Some of the things that prompt us to most proudly pat ourselves on the back as a community can, ironically, also be a challenge for aspects of the City of Huntsville.
Short commute times? Check.
Low population density? Check.
Abundance of free or inexpensive parking? Check.
Good street system? Check.
“All those things are wonderful for quality of life,” says Tommy Brown, Director of Parking and Transportation for the City of Huntsville. “But they’re challenges to an effective public transit system.”
Those aspects mean that Huntsville’s public transportation system is not the preferred option for most of the city’s commuters. With relatively short trips to work – an average of 18 minutes – most choose to drive their own cars.
Thus, the transit system has a sharp focus elsewhere.
“What we’ve done is try to target our transit resources to the folks that need the service,” Brown says. “That’s primarily senior citizens, the disabled community, people who have lower and moderate income and who are working service jobs. We’ve tried to target our transportation resources to meet the needs of those that transportation is a struggle for.”
Huntsville’s public transportation serves some 4,000 passengers a day with its two different services.
Huntsville Shuttle has 12 traditional bus routes. Two of those routes run every 30 minutes, the other every hour. Passengers transfer route-to-route at the station at Church Street and Cleveland Avenue. The fare is $1 for one-way, but just 50 cents for those 65 and older, disabled citizens, students and children under age six.
The routes are strategically designed, with stops at grocery stores, big-box stores, the medical district and areas where many passengers work or shop. The on-time performance is “upwards of 90 to 95 percent,” Brown says.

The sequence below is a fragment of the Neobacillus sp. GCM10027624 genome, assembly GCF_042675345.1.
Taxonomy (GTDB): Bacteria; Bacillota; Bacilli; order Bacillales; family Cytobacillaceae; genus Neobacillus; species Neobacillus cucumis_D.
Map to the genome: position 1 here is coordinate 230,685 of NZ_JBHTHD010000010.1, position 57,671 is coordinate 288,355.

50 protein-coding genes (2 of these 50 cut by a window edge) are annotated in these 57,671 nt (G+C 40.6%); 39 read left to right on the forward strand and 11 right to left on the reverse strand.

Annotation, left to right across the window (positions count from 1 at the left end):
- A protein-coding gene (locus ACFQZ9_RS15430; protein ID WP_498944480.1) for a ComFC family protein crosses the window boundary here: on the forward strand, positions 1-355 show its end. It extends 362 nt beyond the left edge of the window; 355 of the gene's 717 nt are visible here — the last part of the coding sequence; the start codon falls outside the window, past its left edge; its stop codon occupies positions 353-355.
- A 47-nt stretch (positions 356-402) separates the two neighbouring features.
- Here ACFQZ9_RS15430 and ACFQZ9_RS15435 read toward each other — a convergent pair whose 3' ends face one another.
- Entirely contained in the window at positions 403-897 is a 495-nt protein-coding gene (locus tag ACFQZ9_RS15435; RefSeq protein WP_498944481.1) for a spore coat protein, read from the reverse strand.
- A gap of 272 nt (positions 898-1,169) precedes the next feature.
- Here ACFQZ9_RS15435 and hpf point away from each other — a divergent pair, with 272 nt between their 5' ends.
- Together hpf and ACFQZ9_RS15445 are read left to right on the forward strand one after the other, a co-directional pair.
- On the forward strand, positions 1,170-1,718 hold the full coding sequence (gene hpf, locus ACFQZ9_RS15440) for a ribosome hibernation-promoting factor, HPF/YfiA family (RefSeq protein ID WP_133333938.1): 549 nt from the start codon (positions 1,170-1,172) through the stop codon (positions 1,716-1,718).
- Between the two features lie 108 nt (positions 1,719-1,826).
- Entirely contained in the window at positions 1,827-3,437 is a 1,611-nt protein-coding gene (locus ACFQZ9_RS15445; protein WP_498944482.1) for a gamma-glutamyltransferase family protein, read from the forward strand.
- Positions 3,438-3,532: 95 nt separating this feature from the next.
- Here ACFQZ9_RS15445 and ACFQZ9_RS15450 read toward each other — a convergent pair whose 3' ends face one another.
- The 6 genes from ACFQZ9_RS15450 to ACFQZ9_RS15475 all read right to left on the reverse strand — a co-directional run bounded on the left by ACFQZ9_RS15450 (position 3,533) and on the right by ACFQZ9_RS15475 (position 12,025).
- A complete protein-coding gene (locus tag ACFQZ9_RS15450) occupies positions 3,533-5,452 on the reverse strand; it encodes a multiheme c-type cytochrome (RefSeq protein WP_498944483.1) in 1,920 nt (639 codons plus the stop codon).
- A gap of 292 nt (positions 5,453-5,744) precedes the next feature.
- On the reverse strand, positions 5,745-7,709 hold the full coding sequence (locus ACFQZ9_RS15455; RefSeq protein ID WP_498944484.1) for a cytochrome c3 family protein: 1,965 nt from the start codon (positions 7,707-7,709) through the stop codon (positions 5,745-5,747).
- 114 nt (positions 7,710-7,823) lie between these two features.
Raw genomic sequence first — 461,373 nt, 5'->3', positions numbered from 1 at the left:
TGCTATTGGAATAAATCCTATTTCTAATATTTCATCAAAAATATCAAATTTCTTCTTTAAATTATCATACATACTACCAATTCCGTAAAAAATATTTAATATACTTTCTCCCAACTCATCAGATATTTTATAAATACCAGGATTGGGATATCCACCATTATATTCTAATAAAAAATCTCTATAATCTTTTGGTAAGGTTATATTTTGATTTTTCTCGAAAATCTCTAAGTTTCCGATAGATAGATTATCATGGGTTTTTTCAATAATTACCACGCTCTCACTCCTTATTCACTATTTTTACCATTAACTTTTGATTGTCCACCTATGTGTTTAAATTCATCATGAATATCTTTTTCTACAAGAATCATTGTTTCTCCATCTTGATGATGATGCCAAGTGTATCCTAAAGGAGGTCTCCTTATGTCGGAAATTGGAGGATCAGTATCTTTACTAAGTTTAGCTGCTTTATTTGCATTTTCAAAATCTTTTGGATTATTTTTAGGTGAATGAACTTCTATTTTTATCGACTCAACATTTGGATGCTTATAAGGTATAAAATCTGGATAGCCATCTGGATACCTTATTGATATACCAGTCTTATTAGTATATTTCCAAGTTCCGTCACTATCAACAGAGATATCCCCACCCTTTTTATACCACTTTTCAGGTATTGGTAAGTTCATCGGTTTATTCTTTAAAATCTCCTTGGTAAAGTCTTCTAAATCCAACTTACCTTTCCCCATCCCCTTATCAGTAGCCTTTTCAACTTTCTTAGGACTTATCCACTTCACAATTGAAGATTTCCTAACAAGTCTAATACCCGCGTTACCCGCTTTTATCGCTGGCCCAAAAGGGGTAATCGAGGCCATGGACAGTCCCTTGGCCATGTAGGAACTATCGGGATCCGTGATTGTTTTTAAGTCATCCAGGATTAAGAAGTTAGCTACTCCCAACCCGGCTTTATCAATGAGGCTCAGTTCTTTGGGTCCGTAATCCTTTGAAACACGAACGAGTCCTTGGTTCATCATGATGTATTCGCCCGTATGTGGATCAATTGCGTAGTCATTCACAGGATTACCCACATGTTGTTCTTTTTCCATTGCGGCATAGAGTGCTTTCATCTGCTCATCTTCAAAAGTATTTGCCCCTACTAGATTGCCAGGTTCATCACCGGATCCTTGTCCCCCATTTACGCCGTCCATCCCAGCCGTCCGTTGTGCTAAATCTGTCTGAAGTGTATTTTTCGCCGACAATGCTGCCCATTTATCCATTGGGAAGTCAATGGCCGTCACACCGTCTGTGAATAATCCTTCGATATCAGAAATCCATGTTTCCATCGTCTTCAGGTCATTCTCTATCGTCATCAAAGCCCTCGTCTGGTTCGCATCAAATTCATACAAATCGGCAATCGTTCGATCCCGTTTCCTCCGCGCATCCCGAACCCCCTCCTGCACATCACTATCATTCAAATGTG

Handi-Ride, with 17 smaller buses dedicated to serving the elderly and disabled, is the second part of the transportation department. Riders must call the transit office in advance to request transportation, with $2 one-way fares.
“The majority of those are dialysis, doctor’s appointments, life-sustaining things that are critical,” Brown says. “It provides some independence for folks who can’t drive but really need those services.”
Huntsville Shuttle and Handi-Ride buses are equipped to adequately handle the physically challenged, with wheelchair access and other assistance.
Ticket to Ride
Some 60 percent of the funding for the transit system comes from the federal government through the gas tax. The rest comes from the city budget and fares.
That puts a crimp on things. Huntsville Shuttle runs from 6 a.m. until 7 p.m. (the last route leaves at 6 p.m.) on weekdays. Brown hears requests for extended hours – many riders work service jobs in stores and restaurants on which they work until 9 p.m. or later – and weekends. That’s just not financially feasible right now, Brown says.
“Mayor Battle and the City Council and our department are in agreement there are things we need to do to improve the system,” Brown says. “The issue is the funding to do it.”
As Huntsville grows and attracts people moving from larger cities where they were accustomed to public transportation, Brown sees a demand to expand routes and services for the more traditional commuter.
The transportation and planning departments are “exploring possibilities” of a core route from downtown Huntsville through the UAH campus to Cummings Research Park, into Madison and to companies west of Huntsville and to the airport. It would use a larger bus and ideally have a fixed lane for bus traffic only. Still, that’s probably 10 years into the future.
Farther into the future would be light rail, such as MARTA in Atlanta. But the low population density and other conveniences don’t indicate any immediate need for planning that.
“We’re fortunate,” Brown says. “I hear questions about why we don’t have a bigger system. But the reason we don’t is because we have all those other things for quality of life, which is why people come to Huntsville.”
Huntsville’s public transportation system’s role is to best serve now the people who need it the most – and to envision a future where most people will need it.